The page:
Searching for Life on Mars

By Vandya Rai

APRIL 29, 2022

Eternal Wasteland

This freezing planet with an atmosphere of mostly carbon dioxide is also bombarded by Sun’s radiation. Life as we know it cannot exist on Mars. But, was it always this way?

Image Source: NASA

Earth’s Close Cousin

Over a billion years ago, water flowed abundantly on the surface of Mars. It even has a rocky surface and its days are of similar length to our home planet.

Image Source: NASA

Liquid Evidence

In 1976, the Viking landed on Mars and found barren river valleys and sediment, giving root to the idea of water on the planet. Under these conditions, scientists thought, life could have been possible.

Image Source: NASA

Signs of Ancient Life

In 1996, a fragment of a Martian meteorite called Allan Hills 84001 had the likeness of microscopic fossils of bacteria inside it. Some scientists say that it might be signs of one of the oldest life forms, while others remain skeptical.

Image Source: NASA

Curious for Clues

In 2019, NASA’s curiosity rover detected large amounts of Methane gas emitted from specific underground locations, which is predominantly produced biologically. This could be another sign of life.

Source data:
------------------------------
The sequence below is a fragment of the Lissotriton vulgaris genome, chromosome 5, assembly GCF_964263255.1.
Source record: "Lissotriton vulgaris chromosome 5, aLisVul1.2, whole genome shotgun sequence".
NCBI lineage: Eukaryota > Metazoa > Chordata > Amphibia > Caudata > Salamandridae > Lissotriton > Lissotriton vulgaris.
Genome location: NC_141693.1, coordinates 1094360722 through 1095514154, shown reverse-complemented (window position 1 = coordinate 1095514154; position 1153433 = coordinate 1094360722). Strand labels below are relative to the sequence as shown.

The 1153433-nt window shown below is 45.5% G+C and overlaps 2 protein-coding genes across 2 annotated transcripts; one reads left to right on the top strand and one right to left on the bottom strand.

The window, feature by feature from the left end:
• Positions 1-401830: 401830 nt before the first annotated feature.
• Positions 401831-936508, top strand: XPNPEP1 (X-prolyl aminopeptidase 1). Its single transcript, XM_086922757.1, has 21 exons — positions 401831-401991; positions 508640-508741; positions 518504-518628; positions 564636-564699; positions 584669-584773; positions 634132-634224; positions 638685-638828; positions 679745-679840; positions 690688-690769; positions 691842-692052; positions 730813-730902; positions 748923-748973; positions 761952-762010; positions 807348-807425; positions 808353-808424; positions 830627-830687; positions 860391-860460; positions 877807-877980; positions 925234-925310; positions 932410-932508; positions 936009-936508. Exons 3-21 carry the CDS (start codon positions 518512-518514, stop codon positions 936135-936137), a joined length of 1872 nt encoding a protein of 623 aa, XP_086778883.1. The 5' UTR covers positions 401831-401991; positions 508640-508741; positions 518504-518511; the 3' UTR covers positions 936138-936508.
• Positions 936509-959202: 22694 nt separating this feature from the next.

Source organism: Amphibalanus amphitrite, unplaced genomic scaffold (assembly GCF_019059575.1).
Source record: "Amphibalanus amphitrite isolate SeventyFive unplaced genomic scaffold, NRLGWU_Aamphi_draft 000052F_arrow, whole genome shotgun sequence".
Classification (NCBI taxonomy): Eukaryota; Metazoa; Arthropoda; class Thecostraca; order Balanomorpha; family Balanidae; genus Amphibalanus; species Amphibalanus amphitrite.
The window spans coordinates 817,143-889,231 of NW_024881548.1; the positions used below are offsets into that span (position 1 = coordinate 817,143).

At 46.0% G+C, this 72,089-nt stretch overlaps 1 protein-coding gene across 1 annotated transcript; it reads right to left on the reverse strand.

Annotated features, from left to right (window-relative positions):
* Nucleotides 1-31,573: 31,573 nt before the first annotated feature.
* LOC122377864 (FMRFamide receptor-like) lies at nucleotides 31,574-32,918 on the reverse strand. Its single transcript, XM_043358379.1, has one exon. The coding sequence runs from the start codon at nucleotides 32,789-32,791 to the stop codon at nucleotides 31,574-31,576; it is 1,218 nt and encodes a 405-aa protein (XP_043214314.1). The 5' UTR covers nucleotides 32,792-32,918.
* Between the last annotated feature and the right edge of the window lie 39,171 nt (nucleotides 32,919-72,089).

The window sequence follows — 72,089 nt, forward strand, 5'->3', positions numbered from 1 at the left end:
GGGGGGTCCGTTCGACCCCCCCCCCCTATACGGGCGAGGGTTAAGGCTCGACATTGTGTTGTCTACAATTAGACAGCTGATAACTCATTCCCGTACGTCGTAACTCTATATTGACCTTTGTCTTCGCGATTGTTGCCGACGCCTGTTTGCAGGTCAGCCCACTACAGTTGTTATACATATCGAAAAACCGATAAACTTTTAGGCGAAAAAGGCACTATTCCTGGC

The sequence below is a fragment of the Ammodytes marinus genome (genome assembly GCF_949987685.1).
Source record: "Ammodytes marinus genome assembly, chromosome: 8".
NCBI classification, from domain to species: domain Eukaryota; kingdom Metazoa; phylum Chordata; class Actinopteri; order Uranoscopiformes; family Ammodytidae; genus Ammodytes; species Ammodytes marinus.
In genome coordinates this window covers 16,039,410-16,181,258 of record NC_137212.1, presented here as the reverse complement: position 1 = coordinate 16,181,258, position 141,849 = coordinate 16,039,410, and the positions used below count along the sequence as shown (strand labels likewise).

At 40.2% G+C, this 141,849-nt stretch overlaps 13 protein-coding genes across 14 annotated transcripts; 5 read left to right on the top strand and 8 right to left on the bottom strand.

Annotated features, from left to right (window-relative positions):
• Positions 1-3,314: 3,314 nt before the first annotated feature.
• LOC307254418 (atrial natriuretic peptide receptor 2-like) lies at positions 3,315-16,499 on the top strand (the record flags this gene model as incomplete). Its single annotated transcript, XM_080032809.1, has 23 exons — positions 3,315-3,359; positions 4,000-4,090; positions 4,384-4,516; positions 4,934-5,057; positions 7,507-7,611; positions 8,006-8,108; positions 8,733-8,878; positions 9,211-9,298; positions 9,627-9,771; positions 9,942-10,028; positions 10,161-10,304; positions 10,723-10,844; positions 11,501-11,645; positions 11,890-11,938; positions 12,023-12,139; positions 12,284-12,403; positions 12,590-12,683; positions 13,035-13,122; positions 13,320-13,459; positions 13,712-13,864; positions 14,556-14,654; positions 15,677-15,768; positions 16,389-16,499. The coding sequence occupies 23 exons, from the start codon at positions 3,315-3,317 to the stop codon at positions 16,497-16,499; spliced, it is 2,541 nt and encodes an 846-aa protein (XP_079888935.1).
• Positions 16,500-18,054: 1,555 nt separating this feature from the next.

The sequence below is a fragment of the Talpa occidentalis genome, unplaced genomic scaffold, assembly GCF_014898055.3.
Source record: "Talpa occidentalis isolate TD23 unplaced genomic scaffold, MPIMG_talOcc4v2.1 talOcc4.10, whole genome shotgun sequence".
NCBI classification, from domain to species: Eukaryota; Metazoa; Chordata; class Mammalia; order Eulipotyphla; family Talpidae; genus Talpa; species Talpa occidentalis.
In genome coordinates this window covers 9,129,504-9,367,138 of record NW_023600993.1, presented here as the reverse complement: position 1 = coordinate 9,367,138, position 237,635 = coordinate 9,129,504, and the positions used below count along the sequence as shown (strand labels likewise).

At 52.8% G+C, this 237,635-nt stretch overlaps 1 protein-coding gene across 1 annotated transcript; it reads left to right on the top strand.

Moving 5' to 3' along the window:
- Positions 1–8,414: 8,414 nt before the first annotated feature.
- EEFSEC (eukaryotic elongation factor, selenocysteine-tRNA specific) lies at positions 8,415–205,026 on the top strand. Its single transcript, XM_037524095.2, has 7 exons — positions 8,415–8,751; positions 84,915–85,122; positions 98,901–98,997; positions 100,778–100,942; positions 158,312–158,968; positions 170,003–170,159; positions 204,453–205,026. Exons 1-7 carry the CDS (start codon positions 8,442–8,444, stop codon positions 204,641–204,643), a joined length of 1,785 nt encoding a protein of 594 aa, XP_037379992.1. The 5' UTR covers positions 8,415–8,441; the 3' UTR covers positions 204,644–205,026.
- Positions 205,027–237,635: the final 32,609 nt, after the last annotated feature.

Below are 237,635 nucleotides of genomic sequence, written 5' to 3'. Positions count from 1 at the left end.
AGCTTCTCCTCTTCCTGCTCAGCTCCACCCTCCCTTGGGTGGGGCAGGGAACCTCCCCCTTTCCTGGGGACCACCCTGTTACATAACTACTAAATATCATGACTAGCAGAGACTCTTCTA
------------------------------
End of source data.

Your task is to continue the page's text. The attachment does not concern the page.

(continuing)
Image Source: NASA

Drilling Diligently

The Curiosity Rover, after spending over 9 years digging into Gale Crater, a one-time lake on Mars, found a mixture of carbon isotopes, which is known as the elemental backbone of life.

Image Source: NASA

Mysterious Coating

NASA’s new rover, Perseverance, found rocks with a purple, iron-rich coating on the Jezero crater. Such coatings are often observed where rock-eating microbes thrive.

Image Source: NASA

Persistence is Key

Perseverance, which landed in 2021, is now on the hunt for past life on Mars. It will collect soil and rock samples for future return to Earth. Will this new mission tell us more about our galactic neighbour?

Image Source: NASA